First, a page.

Americans have more stuff than ever. We have so much stuff that it doesn’t fit into our houses. 1 in 4 households can’t park their car in the garage because it is too cluttered, and 1 in 10 Americans rent storage units. This despite the fact that the average American home size has grown from 983 square feet in 1950 to 2480 square feet in 2011.
I’ve never used a storage unit, so it’s not 100% clear to me what people put in them. But if you need access to something so rarely that you can put it in a storage unit away from your house, then do you really need it?
I am guilty of putting things in storage around the house and then forgetting about them. Old photos, mementos from high school, my wedding dress. Usually, I put something in a closet with the intent to sort through it “someday.” Not surprisingly, someday never really comes.
Decluttering storage areas is on my list of goals to accomplish by October 1. I’m planning to organize storage closets, linen cupboards, and the basement this week. Here are some things I will keep in mind as I work to clean out and organize these areas.
Put everything where you can see it. Even if you are putting something in a cupboard, you should easily see everything that is stored in the cupboard when you open the door. Nothing should be pushed so far in the back that you can’t see it.
Everything should be within easy reach, never tucked behind several other items. My Christmas decorations are stored in a few boxes at the back of a walk-in closet. To get to them, I have to remove stored baby toys and miscellaneous boxes. Obviously, my walk-in closet isn’t functioning as a walk-in right now. My goal is to create a path along one wall for walking, with stored items along the opposite wall. Nothing should have to be moved in order to get something else out.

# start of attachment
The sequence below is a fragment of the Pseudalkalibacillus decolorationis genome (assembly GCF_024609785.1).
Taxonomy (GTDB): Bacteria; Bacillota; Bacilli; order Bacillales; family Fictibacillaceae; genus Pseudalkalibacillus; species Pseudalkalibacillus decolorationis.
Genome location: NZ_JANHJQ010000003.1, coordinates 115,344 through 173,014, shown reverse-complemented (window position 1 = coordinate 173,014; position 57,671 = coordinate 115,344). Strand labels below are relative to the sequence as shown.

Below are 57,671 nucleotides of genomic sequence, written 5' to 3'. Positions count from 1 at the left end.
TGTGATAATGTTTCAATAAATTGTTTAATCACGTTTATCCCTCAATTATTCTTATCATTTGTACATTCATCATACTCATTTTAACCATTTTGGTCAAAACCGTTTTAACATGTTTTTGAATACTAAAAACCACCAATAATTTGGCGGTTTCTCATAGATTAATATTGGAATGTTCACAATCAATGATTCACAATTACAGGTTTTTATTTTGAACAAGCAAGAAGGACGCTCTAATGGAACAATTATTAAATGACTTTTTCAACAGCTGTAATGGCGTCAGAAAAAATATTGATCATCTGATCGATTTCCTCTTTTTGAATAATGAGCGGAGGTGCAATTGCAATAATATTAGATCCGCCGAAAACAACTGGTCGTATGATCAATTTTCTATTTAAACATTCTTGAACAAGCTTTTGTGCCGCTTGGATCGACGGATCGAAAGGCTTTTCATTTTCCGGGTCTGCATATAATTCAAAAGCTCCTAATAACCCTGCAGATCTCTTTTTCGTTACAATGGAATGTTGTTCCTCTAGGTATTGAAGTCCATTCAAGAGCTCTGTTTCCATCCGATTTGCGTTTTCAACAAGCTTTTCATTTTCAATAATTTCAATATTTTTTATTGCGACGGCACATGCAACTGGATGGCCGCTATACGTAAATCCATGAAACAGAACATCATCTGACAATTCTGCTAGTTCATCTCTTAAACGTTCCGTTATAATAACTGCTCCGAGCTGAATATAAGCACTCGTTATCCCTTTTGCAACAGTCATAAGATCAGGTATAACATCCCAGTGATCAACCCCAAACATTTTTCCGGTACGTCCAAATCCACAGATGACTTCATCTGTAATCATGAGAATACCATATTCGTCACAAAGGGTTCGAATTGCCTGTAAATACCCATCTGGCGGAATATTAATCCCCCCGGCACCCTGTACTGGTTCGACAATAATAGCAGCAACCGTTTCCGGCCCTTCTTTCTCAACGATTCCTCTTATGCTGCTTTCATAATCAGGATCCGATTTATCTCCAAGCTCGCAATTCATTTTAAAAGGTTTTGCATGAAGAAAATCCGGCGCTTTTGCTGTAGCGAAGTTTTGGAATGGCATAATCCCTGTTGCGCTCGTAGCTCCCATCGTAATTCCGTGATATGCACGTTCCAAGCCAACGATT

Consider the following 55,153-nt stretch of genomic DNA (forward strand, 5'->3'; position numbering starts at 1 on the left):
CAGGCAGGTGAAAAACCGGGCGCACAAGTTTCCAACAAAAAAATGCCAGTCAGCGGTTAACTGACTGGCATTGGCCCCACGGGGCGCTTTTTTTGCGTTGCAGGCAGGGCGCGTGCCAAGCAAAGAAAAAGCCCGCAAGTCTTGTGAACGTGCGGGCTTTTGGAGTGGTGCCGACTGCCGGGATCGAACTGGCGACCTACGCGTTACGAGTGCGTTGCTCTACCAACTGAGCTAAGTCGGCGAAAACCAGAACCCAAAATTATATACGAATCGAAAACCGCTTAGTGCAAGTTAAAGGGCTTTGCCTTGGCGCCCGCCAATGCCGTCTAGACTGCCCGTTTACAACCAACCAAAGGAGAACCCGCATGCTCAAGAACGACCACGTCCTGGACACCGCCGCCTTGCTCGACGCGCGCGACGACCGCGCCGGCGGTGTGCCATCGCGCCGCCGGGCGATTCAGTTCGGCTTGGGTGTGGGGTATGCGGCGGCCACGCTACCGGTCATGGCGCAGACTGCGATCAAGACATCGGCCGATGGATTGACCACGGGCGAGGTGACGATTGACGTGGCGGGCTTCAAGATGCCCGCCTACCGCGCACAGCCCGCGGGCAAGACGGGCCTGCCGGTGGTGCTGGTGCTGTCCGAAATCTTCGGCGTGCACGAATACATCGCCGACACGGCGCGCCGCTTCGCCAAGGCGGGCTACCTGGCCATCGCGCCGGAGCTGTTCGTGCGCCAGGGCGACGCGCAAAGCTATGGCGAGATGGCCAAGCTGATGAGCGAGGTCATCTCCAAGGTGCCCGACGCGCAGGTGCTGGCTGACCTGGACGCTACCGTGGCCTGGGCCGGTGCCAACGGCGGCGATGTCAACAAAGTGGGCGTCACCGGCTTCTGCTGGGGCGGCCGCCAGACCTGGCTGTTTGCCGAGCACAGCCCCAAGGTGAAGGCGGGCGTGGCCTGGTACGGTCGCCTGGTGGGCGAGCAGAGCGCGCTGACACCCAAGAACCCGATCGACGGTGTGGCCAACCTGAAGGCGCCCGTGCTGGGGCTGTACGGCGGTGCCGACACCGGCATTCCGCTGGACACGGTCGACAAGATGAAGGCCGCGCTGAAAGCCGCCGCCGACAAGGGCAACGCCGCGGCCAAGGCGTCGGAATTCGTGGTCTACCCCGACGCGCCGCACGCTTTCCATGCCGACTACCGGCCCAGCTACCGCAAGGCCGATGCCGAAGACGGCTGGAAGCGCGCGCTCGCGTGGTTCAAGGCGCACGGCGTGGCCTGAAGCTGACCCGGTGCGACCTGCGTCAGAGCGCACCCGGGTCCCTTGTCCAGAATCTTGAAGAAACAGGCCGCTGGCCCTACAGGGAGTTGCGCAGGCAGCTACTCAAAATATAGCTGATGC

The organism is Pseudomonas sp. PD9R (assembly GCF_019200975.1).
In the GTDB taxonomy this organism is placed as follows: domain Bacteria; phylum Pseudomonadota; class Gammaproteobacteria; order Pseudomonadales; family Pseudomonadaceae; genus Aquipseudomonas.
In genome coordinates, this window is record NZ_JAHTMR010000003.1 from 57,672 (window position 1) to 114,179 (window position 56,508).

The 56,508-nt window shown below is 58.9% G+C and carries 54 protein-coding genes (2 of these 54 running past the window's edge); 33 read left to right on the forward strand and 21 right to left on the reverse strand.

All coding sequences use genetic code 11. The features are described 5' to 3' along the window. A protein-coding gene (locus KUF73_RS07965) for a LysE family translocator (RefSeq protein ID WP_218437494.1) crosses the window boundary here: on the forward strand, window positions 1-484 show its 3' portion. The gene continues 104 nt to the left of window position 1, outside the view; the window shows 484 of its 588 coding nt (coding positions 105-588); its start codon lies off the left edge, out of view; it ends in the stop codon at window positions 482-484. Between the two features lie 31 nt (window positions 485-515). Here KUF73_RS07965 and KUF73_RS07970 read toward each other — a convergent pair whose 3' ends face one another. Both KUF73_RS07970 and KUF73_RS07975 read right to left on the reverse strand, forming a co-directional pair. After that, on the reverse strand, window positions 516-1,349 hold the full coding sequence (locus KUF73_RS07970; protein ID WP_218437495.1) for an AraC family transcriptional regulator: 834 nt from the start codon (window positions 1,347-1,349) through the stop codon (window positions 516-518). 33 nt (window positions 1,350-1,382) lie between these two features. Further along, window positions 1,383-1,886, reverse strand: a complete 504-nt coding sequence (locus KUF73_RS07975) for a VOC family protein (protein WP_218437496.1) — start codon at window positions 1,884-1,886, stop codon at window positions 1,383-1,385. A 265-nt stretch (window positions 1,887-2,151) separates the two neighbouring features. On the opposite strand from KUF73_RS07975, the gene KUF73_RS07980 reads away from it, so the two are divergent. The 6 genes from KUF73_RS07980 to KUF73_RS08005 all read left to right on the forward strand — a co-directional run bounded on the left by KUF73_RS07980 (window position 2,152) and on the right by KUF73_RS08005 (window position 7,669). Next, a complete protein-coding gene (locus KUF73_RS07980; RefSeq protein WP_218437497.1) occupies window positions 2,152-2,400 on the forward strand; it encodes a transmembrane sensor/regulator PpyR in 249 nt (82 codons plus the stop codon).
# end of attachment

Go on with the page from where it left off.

Display all mementos, nothing should be tucked away and forgotten. I’m expecting this to be the most difficult part of decluttering. I’ve already decided to sell my wedding dress at a consignment store. It would be better for someone else to enjoy the dress rather than having it sit in my basement closet forever. I’ve already started using this guideline with some souvenirs and keepsakes I’ve found in boxes around the house. A small rocking horse that belonged to my grandmother is now displayed on my dresser. Two small plaques that hung in my childhood room are now hanging in the nursery. These items bring me joy when I look at them, following the KonMari Method of deciding what to keep and what to toss.
Don’t organize, declutter! Have you ever noticed that when you organize a closet, pantry, or even a room, that the clutter creeps back in within a month or two? If organizing really worked, wouldn’t you be organized by now? (Full disclosure: I couldn’t find that quote online so I could attribute it to the right person, but I’m pretty sure it’s in KonMari’s book.) The ultimate goal with decluttering is to own less stuff. I’ve found the following question to be really helpful when clearing out a closet or drawer: “Other than myself, who else will put this item back exactly where I’m placing it now? Is this the natural spot for it (meaning, is this where someone will toss it when they put it away)?” If the answer is “no one” or “no,” then I find another spot for it or toss it out.